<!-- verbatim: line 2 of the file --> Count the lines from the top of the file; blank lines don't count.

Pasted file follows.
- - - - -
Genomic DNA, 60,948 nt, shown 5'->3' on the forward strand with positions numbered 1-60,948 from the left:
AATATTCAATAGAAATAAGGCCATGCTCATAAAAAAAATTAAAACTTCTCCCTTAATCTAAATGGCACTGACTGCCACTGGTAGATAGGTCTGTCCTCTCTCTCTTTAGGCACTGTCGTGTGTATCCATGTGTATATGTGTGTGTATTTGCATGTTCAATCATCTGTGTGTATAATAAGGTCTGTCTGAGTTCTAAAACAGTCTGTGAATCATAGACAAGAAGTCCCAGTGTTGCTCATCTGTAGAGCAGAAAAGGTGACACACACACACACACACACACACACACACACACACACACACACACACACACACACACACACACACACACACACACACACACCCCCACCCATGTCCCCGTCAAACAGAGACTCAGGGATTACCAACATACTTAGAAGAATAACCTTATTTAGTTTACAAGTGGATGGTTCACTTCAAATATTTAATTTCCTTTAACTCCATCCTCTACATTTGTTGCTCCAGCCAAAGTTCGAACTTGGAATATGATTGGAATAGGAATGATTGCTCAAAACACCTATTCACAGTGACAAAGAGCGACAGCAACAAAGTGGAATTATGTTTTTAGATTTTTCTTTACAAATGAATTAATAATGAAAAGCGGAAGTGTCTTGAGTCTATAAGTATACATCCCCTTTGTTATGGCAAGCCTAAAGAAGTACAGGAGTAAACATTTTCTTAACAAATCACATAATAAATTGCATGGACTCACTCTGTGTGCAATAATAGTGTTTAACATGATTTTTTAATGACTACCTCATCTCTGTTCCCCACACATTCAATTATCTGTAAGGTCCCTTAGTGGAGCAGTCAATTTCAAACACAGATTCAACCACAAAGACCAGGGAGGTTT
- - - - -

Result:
AATATTCAATAGAAATAAGGCCATGCTCATAAAAAAAATTAAAACTTCTCCCTTAATCTAAATGGCACTGACTGCCACTGGTAGATAGGTCTGTCCTCTCTCTCTTTAGGCACTGTCGTGTGTATCCATGTGTATATGTGTGTGTATTTGCATGTTCAATCATCTGTGTGTATAATAAGGTCTGTCTGAGTTCTAAAACAGTCTGTGAATCATAGACAAGAAGTCCCAGTGTTGCTCATCTGTAGAGCAGAAAAGGTGACACACACACACACACACACACACACACACACACACACACACACACACACACACACACACACACACACACACACACACACACCCCCACCCATGTCCCCGTCAAACAGAGACTCAGGGATTACCAACATACTTAGAAGAATAACCTTATTTAGTTTACAAGTGGATGGTTCACTTCAAATATTTAATTTCCTTTAACTCCATCCTCTACATTTGTTGCTCCAGCCAAAGTTCGAACTTGGAATATGATTGGAATAGGAATGATTGCTCAAAACACCTATTCACAGTGACAAAGAGCGACAGCAACAAAGTGGAATTATGTTTTTAGATTTTTCTTTACAAATGAATTAATAATGAAAAGCGGAAGTGTCTTGAGTCTATAAGTATACATCCCCTTTGTTATGGCAAGCCTAAAGAAGTACAGGAGTAAACATTTTCTTAACAAATCACATAATAAATTGCATGGACTCACTCTGTGTGCAATAATAGTGTTTAACATGATTTTTTAATGACTACCTCATCTCTGTTCCCCACACATTCAATTATCTGTAAGGTCCCTTAGTGGAGCAGTCAATTTCAAACACAGATTCAACCACAAAGACCAGGGAGGTTT